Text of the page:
Baseline/BTM 500 MethodologyBy BTM Institute Staff Writer | Posted 2009-09-29 Email Print
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Enterprises that have achieved business-technology convergence can respond nimbly to change and use their superior performance to leapfrog over less-agile competitors and position themselves for future growth.
2009 Baseline/BTM 500 Methodology
This year’s Baseline/BTM 500 report was built on the same foundation as the 2008 study: Both were based on the BTM Maturity Model and the Business-Technology Convergence Index. By offering participants the option to self-assess their organization by participating in from one to four 10-question surveys (each focused on one of the four functional areas of the BTM Framework), we can provide a more in-depth view of the management practices conducted in leading organizations throughout the United States.
The Convergence Index highlights the connection between corporate financial performance and business- technology convergence, as measured by the BTM Maturity Model. Enterprises at lower levels of maturity score lower for business-technology productivity, responsiveness and project success than enterprises at higher levels. As enterprise maturity improves, the increasing synchronicity of business strategy and technology delivery makes the enterprise more agile and adaptable.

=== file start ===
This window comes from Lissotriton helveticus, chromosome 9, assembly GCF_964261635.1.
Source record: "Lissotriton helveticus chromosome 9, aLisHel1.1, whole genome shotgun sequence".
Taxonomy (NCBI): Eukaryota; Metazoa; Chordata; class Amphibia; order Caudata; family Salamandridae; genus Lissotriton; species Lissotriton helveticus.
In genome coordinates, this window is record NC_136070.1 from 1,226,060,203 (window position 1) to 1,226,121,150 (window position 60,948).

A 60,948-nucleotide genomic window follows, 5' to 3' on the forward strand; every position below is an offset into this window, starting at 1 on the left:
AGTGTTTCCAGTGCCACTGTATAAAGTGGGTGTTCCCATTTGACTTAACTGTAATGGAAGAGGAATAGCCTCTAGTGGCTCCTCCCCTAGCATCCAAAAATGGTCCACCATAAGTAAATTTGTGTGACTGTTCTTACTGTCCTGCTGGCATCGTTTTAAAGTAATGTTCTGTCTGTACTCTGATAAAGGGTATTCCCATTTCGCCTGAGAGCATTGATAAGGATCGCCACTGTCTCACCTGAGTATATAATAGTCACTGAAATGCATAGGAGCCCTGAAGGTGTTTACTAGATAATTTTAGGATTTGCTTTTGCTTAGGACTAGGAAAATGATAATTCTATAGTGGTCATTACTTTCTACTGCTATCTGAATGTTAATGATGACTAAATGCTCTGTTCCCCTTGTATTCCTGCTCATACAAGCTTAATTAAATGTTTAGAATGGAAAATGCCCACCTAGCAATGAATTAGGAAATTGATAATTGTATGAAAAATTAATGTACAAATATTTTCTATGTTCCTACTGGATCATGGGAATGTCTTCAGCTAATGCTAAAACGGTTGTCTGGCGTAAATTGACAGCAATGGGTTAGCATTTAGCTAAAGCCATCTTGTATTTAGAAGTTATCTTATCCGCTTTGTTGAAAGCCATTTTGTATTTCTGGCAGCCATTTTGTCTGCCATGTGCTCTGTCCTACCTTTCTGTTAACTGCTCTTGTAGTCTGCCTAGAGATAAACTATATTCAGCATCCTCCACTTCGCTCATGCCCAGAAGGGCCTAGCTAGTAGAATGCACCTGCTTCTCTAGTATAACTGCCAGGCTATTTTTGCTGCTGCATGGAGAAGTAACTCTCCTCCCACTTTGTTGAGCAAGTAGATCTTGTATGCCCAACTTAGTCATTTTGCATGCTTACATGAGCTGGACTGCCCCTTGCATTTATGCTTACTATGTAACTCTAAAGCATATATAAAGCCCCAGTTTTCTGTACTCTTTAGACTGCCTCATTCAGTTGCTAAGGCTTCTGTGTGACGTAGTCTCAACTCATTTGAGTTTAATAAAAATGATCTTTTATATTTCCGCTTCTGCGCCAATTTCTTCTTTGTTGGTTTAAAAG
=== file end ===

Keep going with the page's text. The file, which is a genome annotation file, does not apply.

To measure what companies do differently in terms of their management behaviors, BTM assessment tools are used to evaluate organizations against management capabilities for effective business-technology convergence. These capabilities are grouped into four functional areas:
1. Governance and Organization
2. Strategic Investment Management
3. Strategy and Planning
4. Strategic Enterprise Architecture.
Each capability represents a specific management competency defined by four critical dimensions: having repeatable processes, executed through appropriate organizational structures, enabled by the right information and using the right technology.
BTM research shows that at Level 1, enterprises typically execute some strategic capabilities in a disaggregated, tasklike manner. At Level 2, an organization exhibits limited capabilities, attempts to assemble information for major decisions and consults the technology function on decisions with obvious business-technology implications.
Enterprises at Level 3 are functional with respect to the capabilities, and those at Level 4 have the capabilities fully implemented. Organizations achieving Level 5 maturity have achieved full convergence and know when to change the rules to maintain strategic advantages over their competitors.
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